Jennifer Close Author Photo

Jennifer Close on How Politics, Pasta, and 90’s Cover Bands Informed Her Hilarious New Novel About a Family in Crisis

For nearly thirty years, the Sullivan cousins—Teddy, Jane, and Gretchen—have found solace in their family restaurant, JP Sullivans, a cozy establishment in Oak Park, Illinois. But in the fall of 2016, the cousins find themselves unmoored when their grandfather unexpectedly dies, their beloved Cubs finally win the World Series, and Donald Trump is elected President. Jane suddenly questions whether her husband’s newfound obsession with CrossFit is just an innocent hobby or an indicator that something is amiss in her once-stable marriage. Her younger sister, Gretchen, is unsure whether her popular 90’s cover band, Donna Martin Graduates, still has a chance at rock and roll stardom when the majority of their income comes from playing wedding receptions. Their cousin, Teddy, struggles to get his aunts and uncles to take him seriously as the new manager of JP Sullivans, all the while trying to figure out why his snobbish ex-boyfriend is suddenly frequenting the restaurant so much. What follows is a delightful comedy of manners as the three Sullivans navigate the unexpected twists of life, fortified by family and the restaurant’s phenomenal grilled cheese sandwiches. As she has done in her previous books, Jennifer Close depicts the complex of family and romantic relationships with a graceful charm and easy wit. Critics have raved about Marrying the Ketchups, with The New York Times singling out Close’s “merry sense of humor…[and] the knack she has of inventing story lines that have the feel of extremely good gossip told across a hightop table over a beer with an old friend.”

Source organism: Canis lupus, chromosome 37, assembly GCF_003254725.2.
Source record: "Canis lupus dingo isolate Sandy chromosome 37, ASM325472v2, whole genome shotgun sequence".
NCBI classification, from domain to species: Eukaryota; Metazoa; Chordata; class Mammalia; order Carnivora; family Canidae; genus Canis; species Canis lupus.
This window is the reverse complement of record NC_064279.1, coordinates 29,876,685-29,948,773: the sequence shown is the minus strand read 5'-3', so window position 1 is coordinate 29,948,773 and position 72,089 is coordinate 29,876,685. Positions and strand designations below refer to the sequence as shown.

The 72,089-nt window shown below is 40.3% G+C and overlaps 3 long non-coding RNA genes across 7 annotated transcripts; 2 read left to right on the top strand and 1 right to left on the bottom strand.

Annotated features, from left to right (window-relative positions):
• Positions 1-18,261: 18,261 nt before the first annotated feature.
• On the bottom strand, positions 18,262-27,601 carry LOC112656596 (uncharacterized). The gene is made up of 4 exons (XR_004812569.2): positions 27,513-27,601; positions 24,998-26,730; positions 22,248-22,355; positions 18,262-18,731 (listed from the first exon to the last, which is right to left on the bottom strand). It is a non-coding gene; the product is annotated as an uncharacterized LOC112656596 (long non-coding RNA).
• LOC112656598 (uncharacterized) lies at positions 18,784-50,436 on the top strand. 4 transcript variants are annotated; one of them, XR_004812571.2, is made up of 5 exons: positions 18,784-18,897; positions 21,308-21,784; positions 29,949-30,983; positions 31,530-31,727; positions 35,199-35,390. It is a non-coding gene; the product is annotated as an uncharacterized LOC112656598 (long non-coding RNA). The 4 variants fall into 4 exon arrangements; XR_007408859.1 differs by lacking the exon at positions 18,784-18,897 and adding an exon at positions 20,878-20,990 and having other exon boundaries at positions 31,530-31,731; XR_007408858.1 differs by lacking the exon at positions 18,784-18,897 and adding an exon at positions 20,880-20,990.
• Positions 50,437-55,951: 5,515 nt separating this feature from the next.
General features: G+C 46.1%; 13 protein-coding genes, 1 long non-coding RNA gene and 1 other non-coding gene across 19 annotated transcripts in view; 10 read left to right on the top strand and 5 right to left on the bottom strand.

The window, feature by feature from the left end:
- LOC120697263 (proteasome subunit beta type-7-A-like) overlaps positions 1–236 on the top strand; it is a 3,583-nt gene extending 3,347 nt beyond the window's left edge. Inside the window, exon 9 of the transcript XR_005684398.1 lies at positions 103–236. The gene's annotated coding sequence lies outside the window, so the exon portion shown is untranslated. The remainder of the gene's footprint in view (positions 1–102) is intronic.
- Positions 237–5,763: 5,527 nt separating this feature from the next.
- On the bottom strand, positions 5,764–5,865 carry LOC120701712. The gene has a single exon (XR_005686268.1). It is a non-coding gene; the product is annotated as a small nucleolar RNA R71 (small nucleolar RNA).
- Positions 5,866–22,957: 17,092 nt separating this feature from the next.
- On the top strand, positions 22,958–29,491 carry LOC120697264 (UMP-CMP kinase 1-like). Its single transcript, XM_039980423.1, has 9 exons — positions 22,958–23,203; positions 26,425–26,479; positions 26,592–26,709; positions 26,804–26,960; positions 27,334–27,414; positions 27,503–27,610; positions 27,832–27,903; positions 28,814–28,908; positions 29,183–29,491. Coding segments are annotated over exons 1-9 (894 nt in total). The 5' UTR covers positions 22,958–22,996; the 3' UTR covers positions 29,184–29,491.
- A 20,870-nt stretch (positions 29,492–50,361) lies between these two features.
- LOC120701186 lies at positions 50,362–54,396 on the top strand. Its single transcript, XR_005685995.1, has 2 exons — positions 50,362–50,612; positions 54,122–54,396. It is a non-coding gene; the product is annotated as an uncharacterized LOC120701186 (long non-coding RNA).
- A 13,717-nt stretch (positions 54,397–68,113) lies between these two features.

Sara Baume Author Photo

“I’m Always Writing in Extremity of My Life” — Sara Baume on Her Gorgeous and Poetic New Novel

Sigh and Bell, drawn to each other by their similarly distrustful views of society, are relatively early in their relationship when they decide to ditch their dead-end jobs in Dublin and move to a cottage in the countryside. Over the next seven years, the two lovers, along with the dogs each person brought into the relationship, adapt to the steady rhythm of the natural world, shedding their past relationships and committing to a parsed-down life. The one constant in their life is the mountain that looms over them, a watchful presence that serves as the touchstone of their lives. Sara Baume’s Seven Steeples charts this unique love story—not only between the two lovers but also with each individual and their lush environment—with a graceful force that accumulates as the novel progresses. In spare and evocative prose, Baume pays tribute to living life on one’s own terms and forging a deeper connection to the natural world. Baume spoke with us about writing in extremity of her life and how her background as a visual artist impacts her writing.